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John Maynard Keynes was one of the most influential economists of the twentieth century. His ideas have had a central influence on many of areas of economics used today, both in theory and practice. In this Very Short Introduction Lord Robert Skidelsky looks at Keynes's life, his philosophy, his theories, and the legacy he left behind.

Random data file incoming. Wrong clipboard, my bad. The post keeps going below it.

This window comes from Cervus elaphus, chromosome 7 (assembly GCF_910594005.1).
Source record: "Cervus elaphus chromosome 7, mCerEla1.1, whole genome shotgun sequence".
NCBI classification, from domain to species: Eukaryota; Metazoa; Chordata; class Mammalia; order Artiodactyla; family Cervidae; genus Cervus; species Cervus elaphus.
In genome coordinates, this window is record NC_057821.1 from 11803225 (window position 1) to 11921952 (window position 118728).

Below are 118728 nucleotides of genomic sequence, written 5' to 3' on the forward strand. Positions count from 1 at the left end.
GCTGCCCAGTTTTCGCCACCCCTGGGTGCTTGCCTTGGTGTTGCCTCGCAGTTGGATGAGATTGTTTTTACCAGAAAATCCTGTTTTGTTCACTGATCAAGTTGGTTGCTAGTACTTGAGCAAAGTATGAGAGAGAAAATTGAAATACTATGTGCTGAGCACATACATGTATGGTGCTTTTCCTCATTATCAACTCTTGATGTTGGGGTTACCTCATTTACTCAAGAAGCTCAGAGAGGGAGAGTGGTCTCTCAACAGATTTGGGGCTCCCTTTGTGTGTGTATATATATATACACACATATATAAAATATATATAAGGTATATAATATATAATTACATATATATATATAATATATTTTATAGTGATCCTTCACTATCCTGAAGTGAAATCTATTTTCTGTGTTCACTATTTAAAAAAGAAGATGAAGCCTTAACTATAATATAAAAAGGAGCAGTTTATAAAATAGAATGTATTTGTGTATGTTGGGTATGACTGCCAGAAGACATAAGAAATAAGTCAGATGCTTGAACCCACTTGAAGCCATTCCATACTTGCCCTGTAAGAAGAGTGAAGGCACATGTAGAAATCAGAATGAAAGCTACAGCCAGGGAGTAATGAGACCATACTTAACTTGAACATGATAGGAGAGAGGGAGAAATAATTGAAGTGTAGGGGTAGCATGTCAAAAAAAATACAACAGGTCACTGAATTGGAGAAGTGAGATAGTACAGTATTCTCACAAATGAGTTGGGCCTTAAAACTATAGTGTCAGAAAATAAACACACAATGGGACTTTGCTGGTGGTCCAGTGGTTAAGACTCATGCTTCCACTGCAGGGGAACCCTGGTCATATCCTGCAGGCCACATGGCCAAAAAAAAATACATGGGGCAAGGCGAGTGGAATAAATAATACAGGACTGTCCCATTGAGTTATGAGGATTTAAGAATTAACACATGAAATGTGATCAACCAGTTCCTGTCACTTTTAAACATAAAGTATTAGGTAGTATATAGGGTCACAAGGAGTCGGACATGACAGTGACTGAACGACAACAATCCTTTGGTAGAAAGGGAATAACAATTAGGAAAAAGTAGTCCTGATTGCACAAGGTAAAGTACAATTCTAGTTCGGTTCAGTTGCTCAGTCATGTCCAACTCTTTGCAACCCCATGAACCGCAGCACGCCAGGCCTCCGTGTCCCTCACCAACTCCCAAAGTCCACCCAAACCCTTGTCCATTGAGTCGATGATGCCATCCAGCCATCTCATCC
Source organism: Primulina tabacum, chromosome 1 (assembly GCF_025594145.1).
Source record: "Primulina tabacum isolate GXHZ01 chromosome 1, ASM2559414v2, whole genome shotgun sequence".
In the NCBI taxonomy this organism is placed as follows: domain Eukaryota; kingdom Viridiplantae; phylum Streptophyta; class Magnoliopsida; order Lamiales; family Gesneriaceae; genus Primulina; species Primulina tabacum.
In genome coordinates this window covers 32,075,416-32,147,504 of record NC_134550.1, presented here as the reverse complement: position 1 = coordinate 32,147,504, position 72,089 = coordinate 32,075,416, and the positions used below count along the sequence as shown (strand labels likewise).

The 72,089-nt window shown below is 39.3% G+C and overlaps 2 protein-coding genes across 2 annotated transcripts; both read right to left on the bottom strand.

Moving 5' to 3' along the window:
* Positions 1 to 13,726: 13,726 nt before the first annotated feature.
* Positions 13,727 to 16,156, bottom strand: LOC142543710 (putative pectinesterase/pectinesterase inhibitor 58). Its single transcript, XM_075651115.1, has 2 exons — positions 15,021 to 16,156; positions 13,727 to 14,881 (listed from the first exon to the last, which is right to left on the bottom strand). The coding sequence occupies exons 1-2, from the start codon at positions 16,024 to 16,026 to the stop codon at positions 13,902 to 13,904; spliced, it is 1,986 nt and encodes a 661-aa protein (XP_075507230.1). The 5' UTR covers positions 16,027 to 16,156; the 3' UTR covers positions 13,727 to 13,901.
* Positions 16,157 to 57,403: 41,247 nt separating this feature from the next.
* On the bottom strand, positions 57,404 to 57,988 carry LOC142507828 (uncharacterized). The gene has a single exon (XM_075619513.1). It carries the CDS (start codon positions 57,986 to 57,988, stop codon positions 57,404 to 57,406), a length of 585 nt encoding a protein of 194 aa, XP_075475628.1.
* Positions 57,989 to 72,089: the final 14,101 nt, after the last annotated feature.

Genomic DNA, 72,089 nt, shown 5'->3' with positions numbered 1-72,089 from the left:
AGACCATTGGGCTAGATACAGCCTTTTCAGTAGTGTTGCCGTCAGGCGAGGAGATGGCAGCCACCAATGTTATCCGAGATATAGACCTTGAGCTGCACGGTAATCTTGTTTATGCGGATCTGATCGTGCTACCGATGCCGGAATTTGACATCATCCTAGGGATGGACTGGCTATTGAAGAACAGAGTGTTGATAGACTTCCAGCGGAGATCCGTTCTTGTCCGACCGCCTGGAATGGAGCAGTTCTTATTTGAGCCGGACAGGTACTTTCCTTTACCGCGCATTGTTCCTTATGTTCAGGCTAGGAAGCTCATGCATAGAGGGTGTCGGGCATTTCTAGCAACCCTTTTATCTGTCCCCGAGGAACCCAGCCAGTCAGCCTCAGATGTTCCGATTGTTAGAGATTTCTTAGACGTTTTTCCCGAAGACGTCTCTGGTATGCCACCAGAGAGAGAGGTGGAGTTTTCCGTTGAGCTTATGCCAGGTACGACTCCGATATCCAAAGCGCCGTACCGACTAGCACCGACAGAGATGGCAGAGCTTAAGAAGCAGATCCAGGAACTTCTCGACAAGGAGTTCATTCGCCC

Thomas Robert Malthus (1766-1834) was an English cleric whose ideas, as expounded in his most famous work the Essay on the Principle of Population, caused a storm of controversy. In this Very Short Introduction, Donald Winch explains and clarifies Malthus's ideas, assessing the profound influence he has had on modern economic thought. Concentrating on his writings, Winch sheds light on the context in which he wrote and why his work has remained controversial. Looking at Malthus's early life as well as the evolution of his theories from population to political economy, Winch considers why and how Malthus's writings have been so influential in the thought of later figures such as Darwin and Keynes. ABOUT THE SERIES: The Very Short Introductions series from Oxford University Press contains hundreds of titles in almost every subject area. These pocket-sized books are the perfect way to get ahead in a new subject quickly. Our expert authors combine facts, analysis, perspective, new ideas, and enthusiasm to make interesting and challenging topics highly readable.